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Explore the waysin which McEwan presents obsession in Enduring Love

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Explore the ways in which McEwan presents obsession in Enduring Love The theme of obsession is found in many different forms in Enduring Love. McEwan uses language and the presentation of the characters to explore the many different types of obsession. The most obvious obsession in the novel is Jed's obsession with Joe. As a reader, we find this perhaps the most disturbing because of the intensity with which it is presented. At the opening of the novel, immediately after the accident, Joe walks down the hill to inspect Logan's body and is closely followed by Jed. McEwan uses language to great effect to convey Jed's obsession with religion and Jed's dialogue to show his eagerness to pray. 'I mean you don't have to believe in anything at all, just let yourself do it and I promise you, I promise.' The use of repetition and the word 'promise' shows Jed pleading with Joe and expresses his sincere beliefs. There is also a strangeness as Joe decides to tell Parry the harsh truth of his religion 'There's no one up there' 'Parry's head was cocked, and the most joyous of smiles was spreading across his face.' ...read more.


McEwan also presents Jed's obsession through the use of letters. These act rather like a soliloquy would and we are able to see the character of Jed without Joe's perception as the narrator. The letters are perhaps the most disturbing part of the obsession as McEwan reveals Jed's raw emotion. 'Joe, Joe, Joe....I'll confess, I covered five sheets of paper with your name.' The use of repetition emphasises Joe as the subject of Jed's obsession and the action of writing his name over sheet of paper is a sign of immaturity. 'Does it horrify that I can see through you so easily?' A rhetorical question appeals directly to the reader as we see events through Joe's eyes and reveal an insidious side to Jed's character. Jed's obsession with Joe prompts another fixation to arise; Joe's obsession with Jed. McEwan presents this through Clarissa and other minor characters in the novel. Clarissa has serious doubts concerning the veracity of Joe's paranoia. McEwan uses short simple statements from Clarissa to cast doubts in our minds about Joe. ...read more.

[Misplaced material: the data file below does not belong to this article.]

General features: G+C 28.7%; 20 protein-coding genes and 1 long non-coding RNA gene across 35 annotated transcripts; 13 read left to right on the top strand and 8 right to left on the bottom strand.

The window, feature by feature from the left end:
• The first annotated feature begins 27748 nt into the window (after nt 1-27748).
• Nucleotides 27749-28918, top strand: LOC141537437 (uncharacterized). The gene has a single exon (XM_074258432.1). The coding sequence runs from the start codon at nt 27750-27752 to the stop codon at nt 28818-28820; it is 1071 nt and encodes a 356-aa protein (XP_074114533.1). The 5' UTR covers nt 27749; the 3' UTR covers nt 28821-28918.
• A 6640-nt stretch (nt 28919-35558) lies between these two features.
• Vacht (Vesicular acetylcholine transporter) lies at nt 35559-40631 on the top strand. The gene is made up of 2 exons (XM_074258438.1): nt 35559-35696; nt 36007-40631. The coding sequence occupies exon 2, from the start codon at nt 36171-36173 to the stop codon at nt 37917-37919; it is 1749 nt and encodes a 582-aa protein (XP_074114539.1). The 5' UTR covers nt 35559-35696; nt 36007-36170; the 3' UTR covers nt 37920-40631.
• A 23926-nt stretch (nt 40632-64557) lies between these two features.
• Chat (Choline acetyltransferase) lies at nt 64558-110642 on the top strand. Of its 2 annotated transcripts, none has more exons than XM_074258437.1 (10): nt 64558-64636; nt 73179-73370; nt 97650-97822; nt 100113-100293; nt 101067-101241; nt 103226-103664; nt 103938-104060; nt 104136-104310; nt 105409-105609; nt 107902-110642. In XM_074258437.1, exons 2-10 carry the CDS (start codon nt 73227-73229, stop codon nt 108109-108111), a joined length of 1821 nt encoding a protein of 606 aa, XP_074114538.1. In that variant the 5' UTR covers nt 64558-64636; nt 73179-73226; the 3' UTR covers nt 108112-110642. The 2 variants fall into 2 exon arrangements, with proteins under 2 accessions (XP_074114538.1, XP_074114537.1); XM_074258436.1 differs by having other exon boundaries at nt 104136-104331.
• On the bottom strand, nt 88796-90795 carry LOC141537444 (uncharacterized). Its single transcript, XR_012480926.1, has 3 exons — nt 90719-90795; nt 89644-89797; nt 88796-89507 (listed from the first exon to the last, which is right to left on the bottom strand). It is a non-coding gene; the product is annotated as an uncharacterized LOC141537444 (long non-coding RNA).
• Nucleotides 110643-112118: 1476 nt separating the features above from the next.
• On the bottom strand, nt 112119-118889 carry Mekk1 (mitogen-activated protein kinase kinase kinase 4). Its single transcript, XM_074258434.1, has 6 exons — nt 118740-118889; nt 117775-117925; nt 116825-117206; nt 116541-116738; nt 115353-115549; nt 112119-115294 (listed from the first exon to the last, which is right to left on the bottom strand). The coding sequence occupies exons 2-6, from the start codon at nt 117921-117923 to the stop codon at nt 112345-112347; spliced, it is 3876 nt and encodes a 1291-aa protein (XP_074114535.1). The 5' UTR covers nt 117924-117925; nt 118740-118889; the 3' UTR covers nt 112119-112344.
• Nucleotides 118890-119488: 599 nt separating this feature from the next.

Joe's love of science and rationalising is more evident in the novel as he is the narrator. Descriptions are made using very analytical and scientific vocabulary and Joe relates everyday situations back to science. 'The ice bucket sat within a rhombus of sunlight' McEwan chooses to describe the light as a 'rhombus' as it highlights Joe's mathematical side. 'Two bands were entwined in a double helix'.......to suggest the twenty amino acids on to which the three letter codons were mapped' McEwan uses the brooch as an object to draw out Joe's analytical characteristics through the word 'double helix' and displays his knowledge of science. The theme of obsession is vital to the novel as a whole and permeates every aspect of the narrative. The obsession is used to invoke a response from the reader, particularly in the case of Jed and Joe as we feel repulsed and disturbed by Jed's language and feelings. We are also as readers, directly affected by Joe's love of science. It is evident throughout the novel since often Joe tries to rationalise his problems by making links to science. Finally, it is Jed's passion for religion that he justifies his obsession and Joe who fuels it. ...read more.

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